I knew we needed to shift gears moving forward with Judge. I talked to Porcell about it. Even after the seven inch came out and it got the reaction it did, I had started to write lyrics that explained why I wrote those original lyrics. With the new lyrics, I wanted people to see that I’m all fucked up, that they shouldn’t take my words as the truth. But the more I explained that, it was like people identified with it more. It was different from YOT where we were all supposed to be healthy, happy, free and love each other. In Judge the lyrics were ugly and showed that I didn’t have it all figured it. But man…people took to it…

MIKE, SAMMY, PORCELL AND JIMMY | PHOTO: ALEX BROWN

MIKE, SAMMY, PORCELL AND JIMMY | PHOTO: ALEX BROWN

JUDGE PERFORMING “THE STORM” IN ESSEN GERMANY 08.24.13
September 1st, 2013 by Ed

BACKSTAGE AT THE BNB BOWL
May 24th, 2013 by Larry
Richie Birkenhead, Sammy Siegler, Matt Pincus, John Porcelly. Dave Stein lurks the background. | PHOTO: JORDAN COOPER

Richie Birkenhead, Sammy Siegler, Matt Pincus, John Porcelly. Dave Stein lurks the background. | PHOTO: JORDAN COOPER

JUDGE: NIGHT ONE AT BLACK ‘N BLUE 2013
May 20th, 2013 by Ed

SAY YOU’VE GOT A RIGHT AND WHO AM I TO SAY BUT WHEN YOU DO DRUGS YOU GET IN MY WAY
October 19th, 2012 by Ed

JUDGE AT THE ANTHRAX, YOT "NO MORE" VIDEO SHOOT, 06.04.12 (COLLECTION OF J. TERRANOVA)

WHERE IT WENT
October 6th, 2012 by Tim

LARS, DYLAN, PORCELL, MATT, SAMMY AND MIKE, UP STAIRS IN THE BAND ROOM AFTER FILMING THE JUDGE “WHERE IT WENT” VIDEO AT CITY GARDENS, TRENTON NJ | PHOTO: KEN SALERNO

DECIBEL MAGAZINE: THE MAKING OF JUDGE’S “BRINGIN’ IT DOWN”
June 27th, 2012 by Ed

DECIBEL MAGAZINE, AUGUST 2009 ISSUE FEATURING JUDGE

Excerpt from The August 2009 of Decibel Magazine: Upon finding out the next album our vaunted Hall of Fame was going to open its pearly gates to was slated to be Judge’s Bringin’ It Down, an anticipatory buzz broke out amongst the extreme music luminaries hanging around the Decibel table at the most recent Maryland Deathfest. Considering the congratulatory smiles and copious pats on the back, you’d think our Editor-in-Chief had just become a first-time father, with Pig Destroyer’s Blake Harrison summing up the joyous mood in a single well-worn adjective: “Awesome!” However, we realize that for most of you, Judge’s only full-length might be a tough sell. For one, it’s not a metal album. While the New York band made use of guitarist John “Porcell” Porcelly and bassist Matt Pincus’ most demonic tones thus far, churning tempos anchored by drummer Sam Siegler and the screaming bellow of one Mike “Judge” Ferraro, the rest of Bringin’ It Down pointed to clean and positive living by clean and positive hardcore kids. And Judge pointed hard. The quartet found themselves as the one of the last bastions of the New York straight-edge hardcore scene come the conclusion of the ’80s.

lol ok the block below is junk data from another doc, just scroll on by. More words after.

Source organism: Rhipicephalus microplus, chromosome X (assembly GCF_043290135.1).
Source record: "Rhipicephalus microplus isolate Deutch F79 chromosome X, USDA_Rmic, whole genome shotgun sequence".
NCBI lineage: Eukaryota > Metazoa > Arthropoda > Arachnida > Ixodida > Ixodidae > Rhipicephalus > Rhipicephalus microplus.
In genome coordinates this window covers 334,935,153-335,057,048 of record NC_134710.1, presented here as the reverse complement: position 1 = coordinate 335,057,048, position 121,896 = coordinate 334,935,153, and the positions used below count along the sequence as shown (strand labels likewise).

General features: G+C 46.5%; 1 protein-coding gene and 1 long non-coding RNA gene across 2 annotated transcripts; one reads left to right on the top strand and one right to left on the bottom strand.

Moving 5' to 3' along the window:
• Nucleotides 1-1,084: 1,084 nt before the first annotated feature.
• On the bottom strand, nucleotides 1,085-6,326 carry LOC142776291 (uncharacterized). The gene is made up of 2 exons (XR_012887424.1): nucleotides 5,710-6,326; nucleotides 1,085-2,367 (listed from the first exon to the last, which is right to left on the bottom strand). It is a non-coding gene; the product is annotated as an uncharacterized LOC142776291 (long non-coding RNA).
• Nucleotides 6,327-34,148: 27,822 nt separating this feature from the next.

JUDGE AT TRENTON’S CITY GARDENS | PHOTO: KEN SALERNO

The filth, debauchery, alcohol, dope, guns and fucking in the streets that has nudged along so many extreme music recordings just wasn’t there. Judge stood tall in the face of changing times while helping to transform the musical landscape around them. Porcell, Ferraro, Siegler and Pincus may have had a list of priors that screamed “mile-wide X’s on the backs of your hands” (Youth of Today, Death Before Dishonor, Bold, Side by Side, Project X, Gorilla Biscuits, Young Republicans, Violent Children, Schism Records/fanzine, etc.), but even as they remained true to the edge, Bringin’ It Down moved towards a more sinister vibe and further promoted the nascent collision of metal and hardcore, while setting the stage for the likes of Integrity, Ringworm and Starkweather. This, in spite of—or maybe because of—having to re-record the album after a sub-par session at Chinatown’s infamous Chung King Studios. Not bad for a band that was originally designed to be a one-off for Ferraro’s frustration with the “Edge ’til 21 Crowd.” Harrison may have been about 5,500 words short in his summary, but yeah, “Awesome!”

CLICK HERE to download the entire article.

SHUTDOWN
May 16th, 2012 by Gordo

It was on “our table.” I guess that night some or all of the bands had a table, like a reserve type thing. God knows we didn’t get paid, or a soundcheck or anything. I remember Chris Williamson basically saying we had to play immediately or we couldn’t play, hence the drums were totally fucked up, we had no time to set up. Click click click, we started…Alex tried to jump off the drum riser, skidded across and fell on his ass, it was a train wreck but fun.

-Sammy Siegler, Project X